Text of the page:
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Severe war-related trauma and personality pathology: a case-control study

Overview of attention for article published in BMC Psychiatry, March 2017
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Title
Severe war-related trauma and personality pathology: a case-control study
Published in
BMC Psychiatry, March 2017
DOI 10.1186/s12888-017-1269-3
Pubmed ID
Authors

Jasna Munjiza, Dolores Britvic, Maja Radman, Mike J. Crawford

Abstract

Exposure to war-related trauma has long been recognised to have an adverse effect on mental health. We attempted to investigate whether people who have clinically significant personality-related problems 15 years after a war are more likely to have been exposed to severe war-related trauma than those who do not have significant personality difficulties. A case -control study was conducted in southern Croatia, fifteen years after the 1991-1995 war. We recruited 268 participants: 182 cases who scored positively on the International Personality Disorder Examination scale (IPDE), and 86 controls who were IPDE negative. Severity of war-related trauma was assessed according to the 17 items on the Harvard Trauma Questionnaire (HTQ) trauma event scale, which were considered to be of severe (catastrophic) nature based on the ICD-10 description of catastrophic trauma and the opinion of trauma experts. All participants also completed measures of mental health (depression, anxiety and PTSD), social functioning and current substance misuse. Cases (IPDE positive) were eight times more likely to report exposure to severe war-related trauma than controls. This association increased after adjustments for demographic factors (OR = 10.1, 95% CI 5.0 to 20.4). The types of severe trauma most frequently reported were either the participants'own life being in direct danger or witnessing extreme violence inflicted on others or the result of violence towards others (murder, torture, seeing burned or disfigured bodies). Prevalences of depression, anxiety and PTSD were high among IPDE positive participants 15 years after exposure to war trauma. Their level of interpersonal dysfunction was considerably higher than that in controls (OR = 10.39, 95% CI 3.51 to 30.75). Alcohol consumption in cases was significantly higher with a mean of 14.24 units per week (sd = 11.03) when compared to controls whose mean number of alcohol units was 9.24 (sd = 7.25), t (73) = 2.16, p < 0.05, mean difference 4.99 (95% CI = 0.39 to 9.60). Similarly, a significantly higher number of cases reported current substance misuse (8.2% vs. 0.0%) X(2) (1, n = 268) = 7.51, p < 0.05). Exposure to severe war-related trauma is a risk factor for interpersonal dysfunction15 years after people were exposed to an armed conflict. These findings have implications for assessing and meeting the long-term mental health needs of people in war-affected regions. Further research needs to be done to increase our understanding about the relationship between severe war trauma and personality related problems.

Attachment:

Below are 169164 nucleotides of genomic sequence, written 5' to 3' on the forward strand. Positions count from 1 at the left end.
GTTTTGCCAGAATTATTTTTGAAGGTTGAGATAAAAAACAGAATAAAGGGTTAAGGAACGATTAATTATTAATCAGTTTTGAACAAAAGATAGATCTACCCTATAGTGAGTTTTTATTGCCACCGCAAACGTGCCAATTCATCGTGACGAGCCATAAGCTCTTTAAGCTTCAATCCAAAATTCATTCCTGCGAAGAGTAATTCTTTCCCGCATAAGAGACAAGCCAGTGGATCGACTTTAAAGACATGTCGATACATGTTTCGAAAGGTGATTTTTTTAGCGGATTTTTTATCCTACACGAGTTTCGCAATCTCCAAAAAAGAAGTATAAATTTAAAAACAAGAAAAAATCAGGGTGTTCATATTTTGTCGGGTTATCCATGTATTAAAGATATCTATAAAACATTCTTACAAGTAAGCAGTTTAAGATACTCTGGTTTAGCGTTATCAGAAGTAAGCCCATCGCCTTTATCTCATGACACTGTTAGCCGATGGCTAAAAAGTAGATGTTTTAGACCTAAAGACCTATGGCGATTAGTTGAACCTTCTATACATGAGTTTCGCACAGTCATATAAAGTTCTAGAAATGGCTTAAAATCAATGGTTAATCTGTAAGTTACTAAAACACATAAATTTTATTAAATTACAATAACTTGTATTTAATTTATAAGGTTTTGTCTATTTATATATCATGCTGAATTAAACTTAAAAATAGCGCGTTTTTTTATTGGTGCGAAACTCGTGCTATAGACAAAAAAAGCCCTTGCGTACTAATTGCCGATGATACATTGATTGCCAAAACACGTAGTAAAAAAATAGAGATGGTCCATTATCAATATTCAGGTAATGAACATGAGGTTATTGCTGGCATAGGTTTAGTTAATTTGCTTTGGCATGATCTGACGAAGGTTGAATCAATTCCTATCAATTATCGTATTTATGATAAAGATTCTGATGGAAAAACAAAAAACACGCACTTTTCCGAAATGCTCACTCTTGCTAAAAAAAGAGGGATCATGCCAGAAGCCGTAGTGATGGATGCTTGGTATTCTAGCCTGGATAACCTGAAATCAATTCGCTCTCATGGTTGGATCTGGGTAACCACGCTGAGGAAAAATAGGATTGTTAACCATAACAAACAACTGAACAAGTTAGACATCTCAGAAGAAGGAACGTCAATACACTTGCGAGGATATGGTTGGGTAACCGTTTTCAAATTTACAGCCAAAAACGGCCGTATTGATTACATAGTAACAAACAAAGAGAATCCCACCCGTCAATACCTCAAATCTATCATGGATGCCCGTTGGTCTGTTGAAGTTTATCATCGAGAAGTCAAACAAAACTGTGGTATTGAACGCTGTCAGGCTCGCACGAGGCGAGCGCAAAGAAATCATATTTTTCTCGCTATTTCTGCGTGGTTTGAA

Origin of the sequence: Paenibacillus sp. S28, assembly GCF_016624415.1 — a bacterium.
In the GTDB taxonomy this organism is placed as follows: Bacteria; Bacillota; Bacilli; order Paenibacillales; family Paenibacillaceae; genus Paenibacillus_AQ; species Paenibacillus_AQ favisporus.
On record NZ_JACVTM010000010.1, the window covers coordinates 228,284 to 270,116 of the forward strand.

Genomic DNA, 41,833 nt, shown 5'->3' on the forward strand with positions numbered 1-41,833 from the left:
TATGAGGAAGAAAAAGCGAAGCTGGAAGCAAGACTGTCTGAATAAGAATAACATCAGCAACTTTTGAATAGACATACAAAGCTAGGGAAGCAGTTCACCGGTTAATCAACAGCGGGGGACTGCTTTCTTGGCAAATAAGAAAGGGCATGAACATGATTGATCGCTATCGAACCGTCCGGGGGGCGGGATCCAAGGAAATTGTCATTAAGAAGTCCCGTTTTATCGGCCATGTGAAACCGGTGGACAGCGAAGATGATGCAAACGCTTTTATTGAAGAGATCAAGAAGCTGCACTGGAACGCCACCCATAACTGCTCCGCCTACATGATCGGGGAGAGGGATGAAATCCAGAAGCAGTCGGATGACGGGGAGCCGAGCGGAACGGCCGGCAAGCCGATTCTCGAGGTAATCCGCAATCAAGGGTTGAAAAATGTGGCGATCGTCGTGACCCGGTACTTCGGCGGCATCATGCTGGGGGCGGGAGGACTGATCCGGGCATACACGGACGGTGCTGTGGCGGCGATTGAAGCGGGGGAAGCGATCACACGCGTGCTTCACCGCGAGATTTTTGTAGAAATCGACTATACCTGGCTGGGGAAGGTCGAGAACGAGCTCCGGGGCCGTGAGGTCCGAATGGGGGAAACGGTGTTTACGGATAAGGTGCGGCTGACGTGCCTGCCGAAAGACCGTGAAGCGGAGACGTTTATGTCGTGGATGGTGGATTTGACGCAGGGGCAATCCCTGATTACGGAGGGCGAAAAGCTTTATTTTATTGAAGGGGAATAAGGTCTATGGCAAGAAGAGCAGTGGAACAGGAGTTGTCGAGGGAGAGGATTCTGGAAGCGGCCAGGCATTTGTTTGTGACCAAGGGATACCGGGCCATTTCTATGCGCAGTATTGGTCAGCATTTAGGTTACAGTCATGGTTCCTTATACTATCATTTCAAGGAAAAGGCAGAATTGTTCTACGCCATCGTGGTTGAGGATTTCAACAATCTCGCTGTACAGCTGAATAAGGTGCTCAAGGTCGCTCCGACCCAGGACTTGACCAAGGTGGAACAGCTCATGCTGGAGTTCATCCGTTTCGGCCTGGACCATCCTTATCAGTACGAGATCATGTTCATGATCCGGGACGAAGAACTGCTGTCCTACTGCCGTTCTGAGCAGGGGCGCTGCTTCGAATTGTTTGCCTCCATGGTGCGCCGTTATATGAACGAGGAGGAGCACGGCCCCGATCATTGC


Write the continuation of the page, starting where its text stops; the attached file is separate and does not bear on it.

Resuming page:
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Mendeley readers

Mendeley readers

The data shown below were compiled from readership statistics for 79 Mendeley readers of this research output. Click here to see the associated Mendeley record.

Geographical breakdown

Country Count As %
Unknown 79 100%

Demographic breakdown

Readers by professional status Count As %
Researcher 11 14%
Student > Master 11 14%
Student > Bachelor 8 10%
Student > Ph. D. Student 8 10%
Student > Doctoral Student 4 5%
Other 7 9%
Unknown 30 38%
Readers by discipline Count As %
Psychology 27 34%
Social Sciences 5 6%
Medicine and Dentistry 5 6%
Business, Management and Accounting 3 4%
Nursing and Health Professions 3 4%
Other 6 8%
Unknown 30 38%
Attention Score in Context

Attention Score in Context

This research output has an Altmetric Attention Score of 2. This is our high-level measure of the quality and quantity of online attention that it has received. This Attention Score, as well as the ranking and number of research outputs shown below, was calculated when the research output was last mentioned on 28 March 2023.
All research outputs
#15,232,942
of 24,619,469 outputs
Outputs from BMC Psychiatry
#3,311
of 5,192 outputs
Outputs of similar age
#173,359
of 313,800 outputs
Outputs of similar age from BMC Psychiatry
#67
of 104 outputs
Altmetric has tracked 24,619,469 research outputs across all sources so far. This one is in the 37th percentile – i.e., 37% of other outputs scored the same or lower than it.
So far Altmetric has tracked 5,192 research outputs from this source. They typically receive a lot more attention than average, with a mean Attention Score of 13.0. This one is in the 34th percentile – i.e., 34% of its peers scored the same or lower than it.
Older research outputs will score higher simply because they've had more time to accumulate mentions. To account for age we can compare this Altmetric Attention Score to the 313,800 tracked outputs that were published within six weeks on either side of this one in any source. This one is in the 43rd percentile – i.e., 43% of its contemporaries scored the same or lower than it.
We're also able to compare this research output to 104 others from the same source and published within six weeks on either side of this one. This one is in the 33rd percentile – i.e., 33% of its contemporaries scored the same or lower than it.